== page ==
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The Sight Of Road Kill Makes A Pretty, Data-Rich Picture

Dec 2, 2012
Originally published on December 3, 2012 4:26 pm

Wildlife ecologist Danielle Garneau is making a habit of tracking down roadkill. She actually seeks it out, hunting for clues about larger ecological trends. Garneau records it all on a free smartphone app, EpiCollect.

Standing by the side of the road in upstate New York, phone in hand, Garneau peers down at a dead, bloody and smelly skunk.

She takes a picture of the carcass and opens the app to input data, including location, time of day, the road's speed limit and whether the carcass has been scavenged. The data gets sent to the project server, and the roadkill appears as a red pushpin on a digital map.

Roadkill may not be glamorous, but Garneau, who works at the State University of New York at Plattsburgh, says these dead critters carry valuable information.

"We're looking at a fine scale at patterns of animal movement — maybe we can pick up migratory patterns, maybe we can see a phenology change," she says. "And also, in the long term, if many of these animals are threatened or they're in a decline, the hope would be that we could share this information with people who could make changes."

Over the course of the afternoon, she logs a lot of dead animals: a rabbit whose tail is about 20 feet down the road, a red squirrel with a deep gash across its back and an almost unrecognizable raccoon.

Some of it's fresh, and some of it's been pretty picked over, either scavenged by other animals, rained on or frozen. It's hard not to get a little philosophical about all the dead animals.

"We're embedded in their world, and they're embedded in our world, and the boundaries are kinda blurry," Garneau says.

By the end of the afternoon, the wildlife seems more visible. Some argue that technology has a way of cutting people off from nature, but tracking roadkill is really the opposite.

The project facilitates engagement with the natural world, even if that piece of nature is a smelly skunk decaying on the side of the road.

Copyright 2013 North Country Public Radio. To see more, visit http://www.northcountrypublicradio.org/.

Transcript

RACHEL MARTIN, HOST:

Now, before we get to this next story, a fair warning: The topic is a little unsettling. But we hope it might make your commute a little more interesting - because we've all seen it; some unlucky animal that didn't quite make it across the highway. We call it roadkill. But one wildlife ecologist says that these animal accidents can actually teach us a lot. North Country Public Radio's Sarah Harris has the story.

SARAH HARRIS, BYLINE: Admittedly, this is a weird sight: two women standing by the side of the road, smartphones out, peering down at a dead, bloody and smelly skunk.

(SOUNDBITE OF TRAFFIC NOISES)

HARRIS: Oh, wow. You can really smell it.

(LAUGHTER)

DANIELLE GARNEAU: So this guy must've gotten hit; and flipped over onto the edge, here. Our first step is to pull up EpiCollect, and then we'll go to the "new entry" option. And the first thing I like to do is to tap, to use my current location. And you see - it pops up with the latitude/longitude, and you hit OK.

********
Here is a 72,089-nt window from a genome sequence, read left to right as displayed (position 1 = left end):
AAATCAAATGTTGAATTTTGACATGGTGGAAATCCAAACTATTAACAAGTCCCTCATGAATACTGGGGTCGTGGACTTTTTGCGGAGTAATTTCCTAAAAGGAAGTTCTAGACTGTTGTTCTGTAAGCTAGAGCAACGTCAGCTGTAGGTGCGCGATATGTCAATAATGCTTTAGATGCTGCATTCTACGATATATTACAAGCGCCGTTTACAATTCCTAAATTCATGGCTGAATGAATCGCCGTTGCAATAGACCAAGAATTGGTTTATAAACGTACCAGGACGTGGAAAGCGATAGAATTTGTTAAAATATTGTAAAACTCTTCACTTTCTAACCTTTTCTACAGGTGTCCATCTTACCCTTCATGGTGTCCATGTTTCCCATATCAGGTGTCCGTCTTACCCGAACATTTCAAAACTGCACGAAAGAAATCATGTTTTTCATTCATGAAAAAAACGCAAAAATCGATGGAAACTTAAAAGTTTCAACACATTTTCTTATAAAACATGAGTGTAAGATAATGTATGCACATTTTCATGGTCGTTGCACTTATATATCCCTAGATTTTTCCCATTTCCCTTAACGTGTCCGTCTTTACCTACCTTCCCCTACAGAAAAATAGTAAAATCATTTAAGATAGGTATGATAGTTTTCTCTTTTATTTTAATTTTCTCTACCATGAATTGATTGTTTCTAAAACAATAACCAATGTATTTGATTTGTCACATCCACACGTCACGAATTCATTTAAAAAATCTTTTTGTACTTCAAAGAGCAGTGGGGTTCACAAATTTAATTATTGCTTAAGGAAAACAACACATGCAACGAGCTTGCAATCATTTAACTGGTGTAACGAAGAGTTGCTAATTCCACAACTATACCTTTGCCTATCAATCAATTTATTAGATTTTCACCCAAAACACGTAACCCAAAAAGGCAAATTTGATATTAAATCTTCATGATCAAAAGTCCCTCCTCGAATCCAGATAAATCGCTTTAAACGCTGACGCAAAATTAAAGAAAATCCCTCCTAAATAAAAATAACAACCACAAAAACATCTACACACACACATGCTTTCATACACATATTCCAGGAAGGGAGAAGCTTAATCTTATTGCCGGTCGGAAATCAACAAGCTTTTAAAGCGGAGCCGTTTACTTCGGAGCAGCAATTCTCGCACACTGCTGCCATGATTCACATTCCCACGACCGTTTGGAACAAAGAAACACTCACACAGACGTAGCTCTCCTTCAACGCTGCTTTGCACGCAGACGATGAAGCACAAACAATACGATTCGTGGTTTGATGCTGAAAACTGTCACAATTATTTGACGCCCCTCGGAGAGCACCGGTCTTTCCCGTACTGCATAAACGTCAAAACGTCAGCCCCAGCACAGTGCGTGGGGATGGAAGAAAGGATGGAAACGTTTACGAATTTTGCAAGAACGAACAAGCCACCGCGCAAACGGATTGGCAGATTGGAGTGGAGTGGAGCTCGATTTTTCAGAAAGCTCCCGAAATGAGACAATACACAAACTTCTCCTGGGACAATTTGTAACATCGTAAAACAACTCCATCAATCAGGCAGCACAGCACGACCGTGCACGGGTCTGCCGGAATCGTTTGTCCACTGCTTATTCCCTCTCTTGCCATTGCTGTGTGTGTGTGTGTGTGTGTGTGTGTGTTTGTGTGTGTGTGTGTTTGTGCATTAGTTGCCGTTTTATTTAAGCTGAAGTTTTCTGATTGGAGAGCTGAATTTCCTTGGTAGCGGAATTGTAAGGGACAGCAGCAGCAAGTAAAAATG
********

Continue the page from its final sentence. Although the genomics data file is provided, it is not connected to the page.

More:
HARRIS: Danielle Garneau, a wildlife ecologist at the State University of New York at Plattsburgh, takes a picture of the dead skunk. And then we input a lot of data: time of day, the road's speed limit, whether the carcass has been scavenged.

GARNEAU: Precipitation is multiple choice. I don't believe it rained here yesterday, so I'm going to say none. In terms of temperature, we'll get that when we get back in the car; it's on my dash. State is New York.

HARRIS: When we finish, all this data gets sent to the project server. And the roadkill appears as a red pushpin on a digital map. The program Garneau's using is called EpiCollect. It's free, and anybody with a smartphone can use it. Roadkill may not be glamorous, but Garneau says these dead critters carry valuable information.

GARNEAU: We're looking, at a fine scale, at patterns of animal movement. Maybe we can pick up migratory patterns. Maybe we can see a phenology change. And also, you know, in the long term, if many of these animals are threatened - or they're in a decline - the hope would be that we could share this information with people that can make changes.

HARRIS: Over the course of the afternoon, we log a lot of dead animals. We see a red squirrel with a deep gash across its back. We see an almost unrecognizable raccoon.

GARNEAU: Oh, man. This is just - like a pancake.

HARRIS: Some of it's fresh, and some of it's been pretty picked over.

GARNEAU: Scavenged, pulled apart, rained on, frozen.

HARRIS: It's hard not to get a little philosophical about all the dead animals.

GARNEAU: We're embedded in their world, and they're embedded in our world; and the boundaries are kind of blurry.

HARRIS: By the end of the afternoon, my eyes feel sharper - and I'm noticing wildlife. People talk a lot about technology cutting us off from nature. But tracking roadkill is really the opposite. You engage with the world around you - even if it is a smelly skunk by the side of the road.

For NPR News, I'm Sarah Harris.

(SOUNDBITE OF MUSIC)

MARTIN: This is NPR News. Transcript provided by NPR, Copyright NPR.